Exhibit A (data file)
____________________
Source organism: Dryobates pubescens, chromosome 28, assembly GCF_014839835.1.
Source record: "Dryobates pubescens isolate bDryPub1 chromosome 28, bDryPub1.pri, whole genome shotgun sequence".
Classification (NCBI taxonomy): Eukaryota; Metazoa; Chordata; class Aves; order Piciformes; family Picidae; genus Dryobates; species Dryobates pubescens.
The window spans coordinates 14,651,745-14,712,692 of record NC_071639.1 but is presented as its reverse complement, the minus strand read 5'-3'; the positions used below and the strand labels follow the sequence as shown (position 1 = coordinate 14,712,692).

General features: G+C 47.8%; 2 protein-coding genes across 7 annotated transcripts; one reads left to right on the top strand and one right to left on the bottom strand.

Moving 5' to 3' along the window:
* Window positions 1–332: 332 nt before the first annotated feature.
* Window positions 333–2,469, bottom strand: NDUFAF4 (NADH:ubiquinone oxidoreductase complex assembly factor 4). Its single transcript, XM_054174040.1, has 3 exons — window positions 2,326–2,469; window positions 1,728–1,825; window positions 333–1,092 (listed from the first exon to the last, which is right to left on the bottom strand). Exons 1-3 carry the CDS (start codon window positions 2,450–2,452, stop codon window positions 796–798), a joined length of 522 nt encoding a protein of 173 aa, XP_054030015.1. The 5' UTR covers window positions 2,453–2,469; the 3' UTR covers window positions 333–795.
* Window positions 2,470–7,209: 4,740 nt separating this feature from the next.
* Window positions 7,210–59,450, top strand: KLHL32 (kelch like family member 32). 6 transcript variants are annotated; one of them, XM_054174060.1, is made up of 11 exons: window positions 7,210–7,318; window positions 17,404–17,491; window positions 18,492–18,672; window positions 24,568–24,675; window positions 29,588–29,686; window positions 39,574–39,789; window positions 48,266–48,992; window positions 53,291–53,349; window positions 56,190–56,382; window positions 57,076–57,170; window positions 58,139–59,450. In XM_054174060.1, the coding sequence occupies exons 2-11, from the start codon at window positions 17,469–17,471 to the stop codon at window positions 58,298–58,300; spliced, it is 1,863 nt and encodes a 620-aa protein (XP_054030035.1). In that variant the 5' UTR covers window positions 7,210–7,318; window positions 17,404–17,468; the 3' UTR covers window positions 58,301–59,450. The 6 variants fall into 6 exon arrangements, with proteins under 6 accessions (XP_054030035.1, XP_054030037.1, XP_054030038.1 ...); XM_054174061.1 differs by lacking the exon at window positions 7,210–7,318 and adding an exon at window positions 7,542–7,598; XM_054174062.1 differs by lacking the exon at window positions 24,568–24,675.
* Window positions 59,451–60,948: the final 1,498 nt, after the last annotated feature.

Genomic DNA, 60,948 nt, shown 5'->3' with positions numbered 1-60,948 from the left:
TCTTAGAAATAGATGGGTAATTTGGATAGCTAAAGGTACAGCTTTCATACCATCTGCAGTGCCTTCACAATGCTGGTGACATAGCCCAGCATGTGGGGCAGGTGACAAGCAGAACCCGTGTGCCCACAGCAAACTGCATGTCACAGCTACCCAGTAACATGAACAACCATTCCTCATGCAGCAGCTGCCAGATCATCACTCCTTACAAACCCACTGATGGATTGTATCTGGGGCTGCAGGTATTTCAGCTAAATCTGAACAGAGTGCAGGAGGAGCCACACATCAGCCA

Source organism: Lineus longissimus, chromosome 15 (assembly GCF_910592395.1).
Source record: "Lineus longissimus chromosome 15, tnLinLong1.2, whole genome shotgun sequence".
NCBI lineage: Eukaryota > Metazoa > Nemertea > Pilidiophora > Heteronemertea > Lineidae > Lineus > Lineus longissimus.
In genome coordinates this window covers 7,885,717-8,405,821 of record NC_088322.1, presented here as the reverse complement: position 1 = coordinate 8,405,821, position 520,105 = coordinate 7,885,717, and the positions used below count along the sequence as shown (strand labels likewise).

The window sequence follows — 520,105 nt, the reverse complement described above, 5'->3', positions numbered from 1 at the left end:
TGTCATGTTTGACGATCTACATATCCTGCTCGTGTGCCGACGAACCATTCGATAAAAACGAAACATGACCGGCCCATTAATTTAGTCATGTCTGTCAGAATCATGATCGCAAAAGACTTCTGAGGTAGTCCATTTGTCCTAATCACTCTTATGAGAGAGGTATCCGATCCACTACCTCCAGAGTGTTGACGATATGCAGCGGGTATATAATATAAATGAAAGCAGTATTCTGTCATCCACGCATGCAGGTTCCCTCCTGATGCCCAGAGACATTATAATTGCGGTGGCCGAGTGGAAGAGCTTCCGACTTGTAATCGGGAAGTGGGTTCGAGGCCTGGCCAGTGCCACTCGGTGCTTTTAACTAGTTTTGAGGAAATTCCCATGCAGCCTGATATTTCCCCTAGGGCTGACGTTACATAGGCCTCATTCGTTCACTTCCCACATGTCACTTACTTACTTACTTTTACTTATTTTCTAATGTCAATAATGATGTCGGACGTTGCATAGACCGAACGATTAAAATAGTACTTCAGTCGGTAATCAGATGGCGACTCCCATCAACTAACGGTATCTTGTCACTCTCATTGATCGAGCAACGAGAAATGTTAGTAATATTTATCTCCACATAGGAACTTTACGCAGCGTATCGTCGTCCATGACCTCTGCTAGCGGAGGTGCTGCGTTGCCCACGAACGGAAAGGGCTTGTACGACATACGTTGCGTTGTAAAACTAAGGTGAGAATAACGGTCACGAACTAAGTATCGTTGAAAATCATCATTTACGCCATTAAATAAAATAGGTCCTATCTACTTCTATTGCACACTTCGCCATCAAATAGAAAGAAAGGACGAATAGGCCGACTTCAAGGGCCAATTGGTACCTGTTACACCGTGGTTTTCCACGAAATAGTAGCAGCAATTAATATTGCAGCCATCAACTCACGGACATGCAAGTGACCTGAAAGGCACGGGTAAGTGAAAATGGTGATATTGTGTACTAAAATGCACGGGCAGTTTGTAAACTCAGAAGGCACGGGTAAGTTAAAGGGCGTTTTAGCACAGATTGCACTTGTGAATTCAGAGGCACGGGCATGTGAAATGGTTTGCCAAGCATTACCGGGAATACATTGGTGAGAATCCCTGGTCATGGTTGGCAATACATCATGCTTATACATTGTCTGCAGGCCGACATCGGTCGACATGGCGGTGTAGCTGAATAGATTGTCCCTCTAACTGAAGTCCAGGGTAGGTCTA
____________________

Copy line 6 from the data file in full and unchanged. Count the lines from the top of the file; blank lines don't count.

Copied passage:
Moving 5' to 3' along the window: